Left to right: Cornell “Main Library” “Home Use” Slips, ca. 1932; McBee Cards; McBee Card Spindle, Courtesy of Susan Currie.
Before McBee cards, library patrons filled out a “home use” check-out slip. The back of the slip outlines “home use rules,” including the policy that all books must be returned at the end of the academic year for inspection and repairs.
A sample McBee card illustrates the procedure for checking out books before automation. On the front side of the card, the borrower would record his or her name, address, and phone number, along with information on the author, title, and call number of the book. Note the call board number box in the upper right-hand corner of the card, where library staff would record the borrower’s paging request number. The back of the card was used to record searches for missing books.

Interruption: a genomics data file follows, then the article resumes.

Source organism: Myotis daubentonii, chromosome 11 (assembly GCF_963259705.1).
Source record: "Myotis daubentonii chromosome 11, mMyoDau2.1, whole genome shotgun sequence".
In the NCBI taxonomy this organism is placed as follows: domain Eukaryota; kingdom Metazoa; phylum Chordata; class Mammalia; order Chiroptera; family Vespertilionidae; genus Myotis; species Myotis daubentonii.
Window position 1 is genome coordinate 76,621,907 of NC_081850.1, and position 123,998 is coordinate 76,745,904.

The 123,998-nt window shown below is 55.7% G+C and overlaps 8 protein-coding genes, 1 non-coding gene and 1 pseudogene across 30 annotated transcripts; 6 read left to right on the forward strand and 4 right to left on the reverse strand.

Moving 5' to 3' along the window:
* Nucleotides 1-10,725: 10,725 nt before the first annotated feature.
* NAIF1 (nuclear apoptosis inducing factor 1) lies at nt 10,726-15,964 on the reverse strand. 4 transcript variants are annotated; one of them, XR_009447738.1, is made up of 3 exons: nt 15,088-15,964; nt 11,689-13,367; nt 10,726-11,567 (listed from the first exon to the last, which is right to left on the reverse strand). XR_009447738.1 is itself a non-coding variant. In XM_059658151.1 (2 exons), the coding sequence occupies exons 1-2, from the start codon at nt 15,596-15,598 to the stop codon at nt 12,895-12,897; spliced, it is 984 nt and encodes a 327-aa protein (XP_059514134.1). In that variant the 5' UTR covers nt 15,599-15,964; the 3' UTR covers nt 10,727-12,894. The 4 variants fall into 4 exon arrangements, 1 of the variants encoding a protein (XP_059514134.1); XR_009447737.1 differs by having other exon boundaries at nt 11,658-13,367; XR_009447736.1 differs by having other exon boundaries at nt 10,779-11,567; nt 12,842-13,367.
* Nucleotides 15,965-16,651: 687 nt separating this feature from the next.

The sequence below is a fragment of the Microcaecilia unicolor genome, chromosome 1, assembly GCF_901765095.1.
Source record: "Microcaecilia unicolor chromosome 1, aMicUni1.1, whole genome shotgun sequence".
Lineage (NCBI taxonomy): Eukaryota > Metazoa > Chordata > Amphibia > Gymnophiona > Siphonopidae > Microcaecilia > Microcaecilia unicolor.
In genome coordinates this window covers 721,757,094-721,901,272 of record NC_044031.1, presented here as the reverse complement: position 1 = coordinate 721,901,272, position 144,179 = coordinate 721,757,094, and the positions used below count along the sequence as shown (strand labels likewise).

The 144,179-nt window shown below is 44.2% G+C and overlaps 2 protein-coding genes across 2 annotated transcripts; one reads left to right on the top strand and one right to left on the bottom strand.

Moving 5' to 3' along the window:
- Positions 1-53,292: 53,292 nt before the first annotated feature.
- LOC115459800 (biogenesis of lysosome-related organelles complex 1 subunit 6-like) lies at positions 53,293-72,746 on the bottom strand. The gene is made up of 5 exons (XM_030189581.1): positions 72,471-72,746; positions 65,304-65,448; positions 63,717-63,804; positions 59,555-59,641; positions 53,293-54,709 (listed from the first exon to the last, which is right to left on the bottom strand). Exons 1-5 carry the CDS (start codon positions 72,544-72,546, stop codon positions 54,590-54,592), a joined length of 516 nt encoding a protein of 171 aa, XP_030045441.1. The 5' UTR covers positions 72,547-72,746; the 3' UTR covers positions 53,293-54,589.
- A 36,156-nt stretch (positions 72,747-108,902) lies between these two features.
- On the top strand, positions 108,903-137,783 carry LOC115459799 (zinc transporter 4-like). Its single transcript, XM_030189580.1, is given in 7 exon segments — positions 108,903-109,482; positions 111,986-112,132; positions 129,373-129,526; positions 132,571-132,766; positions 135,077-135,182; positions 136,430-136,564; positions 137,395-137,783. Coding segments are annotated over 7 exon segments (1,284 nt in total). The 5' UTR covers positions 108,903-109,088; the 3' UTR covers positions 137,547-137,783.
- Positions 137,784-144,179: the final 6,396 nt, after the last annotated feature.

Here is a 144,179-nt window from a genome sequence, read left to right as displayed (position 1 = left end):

Library staff used this metal rod, or spindle, to determine when books were overdue. Since McBee cards were notched according to their due date, they could pass the spindle through one hole in a series of cards. When they pulled out the spindle, cards for books with those due dates fell off the rod. Staff would photocopy and mail cards, along with notices, to delinquent borrowers.